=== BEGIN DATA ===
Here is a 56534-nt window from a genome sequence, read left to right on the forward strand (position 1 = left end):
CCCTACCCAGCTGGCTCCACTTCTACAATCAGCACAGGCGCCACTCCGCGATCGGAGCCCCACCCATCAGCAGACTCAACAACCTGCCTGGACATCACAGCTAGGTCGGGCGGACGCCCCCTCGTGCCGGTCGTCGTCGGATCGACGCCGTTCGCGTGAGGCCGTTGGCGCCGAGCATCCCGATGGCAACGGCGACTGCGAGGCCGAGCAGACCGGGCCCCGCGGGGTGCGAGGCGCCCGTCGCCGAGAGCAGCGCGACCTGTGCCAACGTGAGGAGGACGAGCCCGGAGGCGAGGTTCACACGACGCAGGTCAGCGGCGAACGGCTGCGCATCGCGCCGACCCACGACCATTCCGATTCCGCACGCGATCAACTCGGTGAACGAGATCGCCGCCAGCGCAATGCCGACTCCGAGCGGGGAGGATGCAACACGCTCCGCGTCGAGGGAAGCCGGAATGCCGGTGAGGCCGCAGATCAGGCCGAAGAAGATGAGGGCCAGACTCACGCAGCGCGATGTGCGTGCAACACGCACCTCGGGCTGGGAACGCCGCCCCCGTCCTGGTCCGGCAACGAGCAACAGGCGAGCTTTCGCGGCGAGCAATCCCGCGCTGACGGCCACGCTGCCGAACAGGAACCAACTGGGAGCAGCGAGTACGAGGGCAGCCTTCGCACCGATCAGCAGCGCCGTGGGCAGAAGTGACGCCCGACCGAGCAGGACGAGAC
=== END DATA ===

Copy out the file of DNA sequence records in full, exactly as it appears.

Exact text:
Here is a 56534-nt window from a genome sequence, read left to right on the forward strand (position 1 = left end):
CCCTACCCAGCTGGCTCCACTTCTACAATCAGCACAGGCGCCACTCCGCGATCGGAGCCCCACCCATCAGCAGACTCAACAACCTGCCTGGACATCACAGCTAGGTCGGGCGGACGCCCCCTCGTGCCGGTCGTCGTCGGATCGACGCCGTTCGCGTGAGGCCGTTGGCGCCGAGCATCCCGATGGCAACGGCGACTGCGAGGCCGAGCAGACCGGGCCCCGCGGGGTGCGAGGCGCCCGTCGCCGAGAGCAGCGCGACCTGTGCCAACGTGAGGAGGACGAGCCCGGAGGCGAGGTTCACACGACGCAGGTCAGCGGCGAACGGCTGCGCATCGCGCCGACCCACGACCATTCCGATTCCGCACGCGATCAACTCGGTGAACGAGATCGCCGCCAGCGCAATGCCGACTCCGAGCGGGGAGGATGCAACACGCTCCGCGTCGAGGGAAGCCGGAATGCCGGTGAGGCCGCAGATCAGGCCGAAGAAGATGAGGGCCAGACTCACGCAGCGCGATGTGCGTGCAACACGCACCTCGGGCTGGGAACGCCGCCCCCGTCCTGGTCCGGCAACGAGCAACAGGCGAGCTTTCGCGGCGAGCAATCCCGCGCTGACGGCCACGCTGCCGAACAGGAACCAACTGGGAGCAGCGAGTACGAGGGCAGCCTTCGCACCGATCAGCAGCGCCGTGGGCAGAAGTGACGCCCGACCGAGCAGGACGAGAC